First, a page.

How long is a piece of string? There's no real answer to this.
I have 680 liters. I spend about 90 days on board a year and 50 - 55 days at sea. I heat (in a cold climate; heating
can be needed any month of the year) and generate electricity with diesel
fuel. I don't have shore power
on my mooring
so use my diesel generator
several hours a day when I'm on board.
I have a 100hp Yanmar
which uses anything from 6 liters an hour on up, depending on the speed. However, I am in a windy place, so don't motor very much.
Despite all this on-board demand for diesel fuel, a full tank lasts me almost a year. I last filled up in July, 2012 and still have half a tank left. It is true that this particular year my boat was on the hard
with shore power
for several months undergoing a refit
. But even with shore power, I was heating
So is my tank too big? I think it's not good to turnover the fuel this slowly. I guess I could fill it only partially -- apparently all the business about condensation
in partially filled tanks is a myth.
But if I were doing tankage from scratch, and had enough space for it, here is what I would do:
1. First of all, a gravity feed DAY TANK. This is the dog's danglies for a cruising yacht, a firm guarantee against fuel problems underway. A good sight tube on it so you can see exactly what you're putting into it, or better yet, it should be altogether transparent. As the name implies, this should hold enough for a typical day's consumption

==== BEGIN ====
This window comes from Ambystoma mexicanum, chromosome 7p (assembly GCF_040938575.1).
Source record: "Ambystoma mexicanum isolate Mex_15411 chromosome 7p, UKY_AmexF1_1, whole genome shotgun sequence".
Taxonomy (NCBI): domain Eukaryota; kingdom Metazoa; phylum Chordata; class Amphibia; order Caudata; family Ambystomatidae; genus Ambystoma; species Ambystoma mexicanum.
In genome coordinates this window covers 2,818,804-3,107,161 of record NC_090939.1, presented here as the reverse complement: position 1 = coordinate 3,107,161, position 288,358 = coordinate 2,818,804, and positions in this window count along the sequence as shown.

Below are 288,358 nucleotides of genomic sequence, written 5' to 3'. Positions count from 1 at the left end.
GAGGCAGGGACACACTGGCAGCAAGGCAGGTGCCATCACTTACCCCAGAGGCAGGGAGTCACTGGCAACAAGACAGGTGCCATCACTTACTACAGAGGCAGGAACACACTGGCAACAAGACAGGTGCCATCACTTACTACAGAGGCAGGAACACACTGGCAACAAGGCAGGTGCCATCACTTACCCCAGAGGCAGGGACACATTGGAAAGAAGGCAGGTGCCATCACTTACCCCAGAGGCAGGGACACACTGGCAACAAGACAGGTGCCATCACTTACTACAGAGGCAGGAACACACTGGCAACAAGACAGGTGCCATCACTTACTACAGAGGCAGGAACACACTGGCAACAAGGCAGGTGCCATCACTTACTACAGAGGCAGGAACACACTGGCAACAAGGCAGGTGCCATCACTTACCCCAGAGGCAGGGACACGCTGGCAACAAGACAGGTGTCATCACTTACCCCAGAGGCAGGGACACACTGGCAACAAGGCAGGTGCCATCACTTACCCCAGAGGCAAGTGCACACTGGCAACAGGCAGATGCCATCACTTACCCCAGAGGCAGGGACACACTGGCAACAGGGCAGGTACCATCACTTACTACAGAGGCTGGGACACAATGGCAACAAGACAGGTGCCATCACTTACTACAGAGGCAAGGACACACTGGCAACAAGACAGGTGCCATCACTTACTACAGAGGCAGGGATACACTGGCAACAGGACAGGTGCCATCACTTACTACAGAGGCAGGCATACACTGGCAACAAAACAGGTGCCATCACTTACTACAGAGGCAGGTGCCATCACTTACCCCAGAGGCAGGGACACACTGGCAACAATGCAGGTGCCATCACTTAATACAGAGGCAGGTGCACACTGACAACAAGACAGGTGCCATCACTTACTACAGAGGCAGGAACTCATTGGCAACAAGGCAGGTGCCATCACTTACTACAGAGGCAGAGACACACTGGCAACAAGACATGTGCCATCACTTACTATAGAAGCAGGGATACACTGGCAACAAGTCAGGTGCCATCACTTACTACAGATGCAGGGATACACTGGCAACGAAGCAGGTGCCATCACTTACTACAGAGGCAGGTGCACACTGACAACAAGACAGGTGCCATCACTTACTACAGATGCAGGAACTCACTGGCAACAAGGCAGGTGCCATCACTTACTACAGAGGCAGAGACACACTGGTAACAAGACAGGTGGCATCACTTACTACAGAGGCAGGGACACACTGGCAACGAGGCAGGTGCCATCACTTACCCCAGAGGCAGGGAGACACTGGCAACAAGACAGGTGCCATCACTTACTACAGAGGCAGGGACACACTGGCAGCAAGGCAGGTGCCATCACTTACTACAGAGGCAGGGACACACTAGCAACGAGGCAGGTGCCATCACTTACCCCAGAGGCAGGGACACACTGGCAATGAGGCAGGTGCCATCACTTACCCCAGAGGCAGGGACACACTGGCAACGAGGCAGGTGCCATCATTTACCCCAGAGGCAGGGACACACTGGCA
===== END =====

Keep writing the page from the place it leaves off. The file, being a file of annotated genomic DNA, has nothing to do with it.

2. Working fuel tank
, about 300 liters. With sump and dip tube; fittings for ultrasonic level gauge and polishing system. This would be used for normal operation in areas where fuel is readily available. Polish the fuel regularly, and dip the sump to be sure everything is clean before filling the day tank.
tank, about 500 liters. For a transat or extended cruise with questionable availability of fuel. Normally kept empty. Sump, dip tube, etc. like the main tank. Feeds the day tank directly, not the main tank (so you can switch in case one tank gets contaminated).
All made out of quality polyethylene, like what TekTanks make.
YMMV, of course, and should be adjusted for the way you cruise and your own levels of consumption.